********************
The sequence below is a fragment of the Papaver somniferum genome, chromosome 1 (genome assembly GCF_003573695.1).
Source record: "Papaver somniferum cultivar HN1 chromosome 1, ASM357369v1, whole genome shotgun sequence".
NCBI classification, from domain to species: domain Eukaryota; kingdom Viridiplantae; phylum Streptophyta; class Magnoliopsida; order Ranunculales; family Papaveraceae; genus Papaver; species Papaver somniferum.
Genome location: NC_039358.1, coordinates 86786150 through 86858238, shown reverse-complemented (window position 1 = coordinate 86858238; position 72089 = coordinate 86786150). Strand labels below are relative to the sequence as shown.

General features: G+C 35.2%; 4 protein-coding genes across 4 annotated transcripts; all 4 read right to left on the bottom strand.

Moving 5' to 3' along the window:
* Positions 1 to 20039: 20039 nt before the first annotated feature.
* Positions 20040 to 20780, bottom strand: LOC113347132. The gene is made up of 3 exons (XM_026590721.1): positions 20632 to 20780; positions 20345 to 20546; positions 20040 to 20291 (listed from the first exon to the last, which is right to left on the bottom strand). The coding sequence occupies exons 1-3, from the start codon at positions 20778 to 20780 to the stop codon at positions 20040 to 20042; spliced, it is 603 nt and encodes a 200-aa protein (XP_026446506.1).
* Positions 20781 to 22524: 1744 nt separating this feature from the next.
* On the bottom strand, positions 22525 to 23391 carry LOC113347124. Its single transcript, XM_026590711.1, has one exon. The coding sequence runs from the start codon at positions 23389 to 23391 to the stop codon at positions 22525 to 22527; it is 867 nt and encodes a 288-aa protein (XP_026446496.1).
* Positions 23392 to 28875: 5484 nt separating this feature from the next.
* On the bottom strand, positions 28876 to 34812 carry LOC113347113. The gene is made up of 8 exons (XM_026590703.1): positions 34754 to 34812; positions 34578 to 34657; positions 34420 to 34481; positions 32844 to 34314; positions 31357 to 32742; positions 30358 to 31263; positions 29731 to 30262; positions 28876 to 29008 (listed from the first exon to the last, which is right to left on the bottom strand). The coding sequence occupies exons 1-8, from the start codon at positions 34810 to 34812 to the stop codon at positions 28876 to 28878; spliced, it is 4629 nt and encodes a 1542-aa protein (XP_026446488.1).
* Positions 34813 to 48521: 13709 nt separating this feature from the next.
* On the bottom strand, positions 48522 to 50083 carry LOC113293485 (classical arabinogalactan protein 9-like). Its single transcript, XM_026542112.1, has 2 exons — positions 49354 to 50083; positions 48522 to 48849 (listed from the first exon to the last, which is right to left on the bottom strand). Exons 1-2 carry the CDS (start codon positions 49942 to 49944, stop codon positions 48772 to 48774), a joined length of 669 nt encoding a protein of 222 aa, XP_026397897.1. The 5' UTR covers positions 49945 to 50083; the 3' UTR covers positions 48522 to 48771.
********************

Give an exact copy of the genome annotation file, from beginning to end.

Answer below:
The sequence below is a fragment of the Papaver somniferum genome, chromosome 1 (genome assembly GCF_003573695.1).
Source record: "Papaver somniferum cultivar HN1 chromosome 1, ASM357369v1, whole genome shotgun sequence".
NCBI classification, from domain to species: domain Eukaryota; kingdom Viridiplantae; phylum Streptophyta; class Magnoliopsida; order Ranunculales; family Papaveraceae; genus Papaver; species Papaver somniferum.
Genome location: NC_039358.1, coordinates 86786150 through 86858238, shown reverse-complemented (window position 1 = coordinate 86858238; position 72089 = coordinate 86786150). Strand labels below are relative to the sequence as shown.

General features: G+C 35.2%; 4 protein-coding genes across 4 annotated transcripts; all 4 read right to left on the bottom strand.

Moving 5' to 3' along the window:
* Positions 1 to 20039: 20039 nt before the first annotated feature.
* Positions 20040 to 20780, bottom strand: LOC113347132. The gene is made up of 3 exons (XM_026590721.1): positions 20632 to 20780; positions 20345 to 20546; positions 20040 to 20291 (listed from the first exon to the last, which is right to left on the bottom strand). The coding sequence occupies exons 1-3, from the start codon at positions 20778 to 20780 to the stop codon at positions 20040 to 20042; spliced, it is 603 nt and encodes a 200-aa protein (XP_026446506.1).
* Positions 20781 to 22524: 1744 nt separating this feature from the next.
* On the bottom strand, positions 22525 to 23391 carry LOC113347124. Its single transcript, XM_026590711.1, has one exon. The coding sequence runs from the start codon at positions 23389 to 23391 to the stop codon at positions 22525 to 22527; it is 867 nt and encodes a 288-aa protein (XP_026446496.1).
* Positions 23392 to 28875: 5484 nt separating this feature from the next.
* On the bottom strand, positions 28876 to 34812 carry LOC113347113. The gene is made up of 8 exons (XM_026590703.1): positions 34754 to 34812; positions 34578 to 34657; positions 34420 to 34481; positions 32844 to 34314; positions 31357 to 32742; positions 30358 to 31263; positions 29731 to 30262; positions 28876 to 29008 (listed from the first exon to the last, which is right to left on the bottom strand). The coding sequence occupies exons 1-8, from the start codon at positions 34810 to 34812 to the stop codon at positions 28876 to 28878; spliced, it is 4629 nt and encodes a 1542-aa protein (XP_026446488.1).
* Positions 34813 to 48521: 13709 nt separating this feature from the next.
* On the bottom strand, positions 48522 to 50083 carry LOC113293485 (classical arabinogalactan protein 9-like). Its single transcript, XM_026542112.1, has 2 exons — positions 49354 to 50083; positions 48522 to 48849 (listed from the first exon to the last, which is right to left on the bottom strand). Exons 1-2 carry the CDS (start codon positions 49942 to 49944, stop codon positions 48772 to 48774), a joined length of 669 nt encoding a protein of 222 aa, XP_026397897.1. The 5' UTR covers positions 49945 to 50083; the 3' UTR covers positions 48522 to 48771.